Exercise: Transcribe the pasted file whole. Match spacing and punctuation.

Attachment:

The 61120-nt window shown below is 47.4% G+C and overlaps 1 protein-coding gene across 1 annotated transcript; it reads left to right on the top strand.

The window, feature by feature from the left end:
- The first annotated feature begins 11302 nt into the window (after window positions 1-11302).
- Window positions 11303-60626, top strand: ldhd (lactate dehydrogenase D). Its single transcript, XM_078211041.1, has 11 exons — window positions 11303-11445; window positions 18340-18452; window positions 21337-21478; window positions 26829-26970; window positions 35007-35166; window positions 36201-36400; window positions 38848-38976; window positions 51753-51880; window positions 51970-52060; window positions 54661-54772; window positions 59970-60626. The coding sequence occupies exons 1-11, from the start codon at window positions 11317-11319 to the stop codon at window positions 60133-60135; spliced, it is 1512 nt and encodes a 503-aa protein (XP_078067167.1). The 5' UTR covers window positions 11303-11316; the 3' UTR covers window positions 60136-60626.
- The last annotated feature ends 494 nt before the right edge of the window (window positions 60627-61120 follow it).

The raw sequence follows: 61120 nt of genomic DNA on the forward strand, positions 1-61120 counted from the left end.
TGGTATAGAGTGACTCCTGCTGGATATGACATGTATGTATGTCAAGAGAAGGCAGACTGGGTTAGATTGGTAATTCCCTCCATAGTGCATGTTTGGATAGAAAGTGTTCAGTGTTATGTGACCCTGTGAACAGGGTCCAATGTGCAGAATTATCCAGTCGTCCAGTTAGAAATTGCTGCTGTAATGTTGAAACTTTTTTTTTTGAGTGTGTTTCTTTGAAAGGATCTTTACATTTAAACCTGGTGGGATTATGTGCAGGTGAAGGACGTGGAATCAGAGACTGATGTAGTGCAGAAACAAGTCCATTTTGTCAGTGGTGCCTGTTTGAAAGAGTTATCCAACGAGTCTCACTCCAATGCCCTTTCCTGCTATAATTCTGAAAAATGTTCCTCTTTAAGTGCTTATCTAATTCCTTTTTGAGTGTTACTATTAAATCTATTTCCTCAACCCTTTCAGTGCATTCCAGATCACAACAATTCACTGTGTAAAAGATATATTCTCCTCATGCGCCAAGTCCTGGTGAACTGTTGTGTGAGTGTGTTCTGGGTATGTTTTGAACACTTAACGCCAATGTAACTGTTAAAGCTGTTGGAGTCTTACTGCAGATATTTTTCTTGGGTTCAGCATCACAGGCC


The 61120-nt window shown below is 47.4% G+C and overlaps 1 protein-coding gene across 1 annotated transcript; it reads left to right on the top strand.

The window, feature by feature from the left end:
- The first annotated feature begins 11302 nt into the window (after window positions 1-11302).
- Window positions 11303-60626, top strand: ldhd (lactate dehydrogenase D). Its single transcript, XM_078211041.1, has 11 exons — window positions 11303-11445; window positions 18340-18452; window positions 21337-21478; window positions 26829-26970; window positions 35007-35166; window positions 36201-36400; window positions 38848-38976; window positions 51753-51880; window positions 51970-52060; window positions 54661-54772; window positions 59970-60626. The coding sequence occupies exons 1-11, from the start codon at window positions 11317-11319 to the stop codon at window positions 60133-60135; spliced, it is 1512 nt and encodes a 503-aa protein (XP_078067167.1). The 5' UTR covers window positions 11303-11316; the 3' UTR covers window positions 60136-60626.
- The last annotated feature ends 494 nt before the right edge of the window (window positions 60627-61120 follow it).

The raw sequence follows: 61120 nt of genomic DNA on the forward strand, positions 1-61120 counted from the left end.
TGGTATAGAGTGACTCCTGCTGGATATGACATGTATGTATGTCAAGAGAAGGCAGACTGGGTTAGATTGGTAATTCCCTCCATAGTGCATGTTTGGATAGAAAGTGTTCAGTGTTATGTGACCCTGTGAACAGGGTCCAATGTGCAGAATTATCCAGTCGTCCAGTTAGAAATTGCTGCTGTAATGTTGAAACTTTTTTTTTTGAGTGTGTTTCTTTGAAAGGATCTTTACATTTAAACCTGGTGGGATTATGTGCAGGTGAAGGACGTGGAATCAGAGACTGATGTAGTGCAGAAACAAGTCCATTTTGTCAGTGGTGCCTGTTTGAAAGAGTTATCCAACGAGTCTCACTCCAATGCCCTTTCCTGCTATAATTCTGAAAAATGTTCCTCTTTAAGTGCTTATCTAATTCCTTTTTGAGTGTTACTATTAAATCTATTTCCTCAACCCTTTCAGTGCATTCCAGATCACAACAATTCACTGTGTAAAAGATATATTCTCCTCATGCGCCAAGTCCTGGTGAACTGTTGTGTGAGTGTGTTCTGGGTATGTTTTGAACACTTAACGCCAATGTAACTGTTAAAGCTGTTGGAGTCTTACTGCAGATATTTTTCTTGGGTTCAGCATCACAGGCC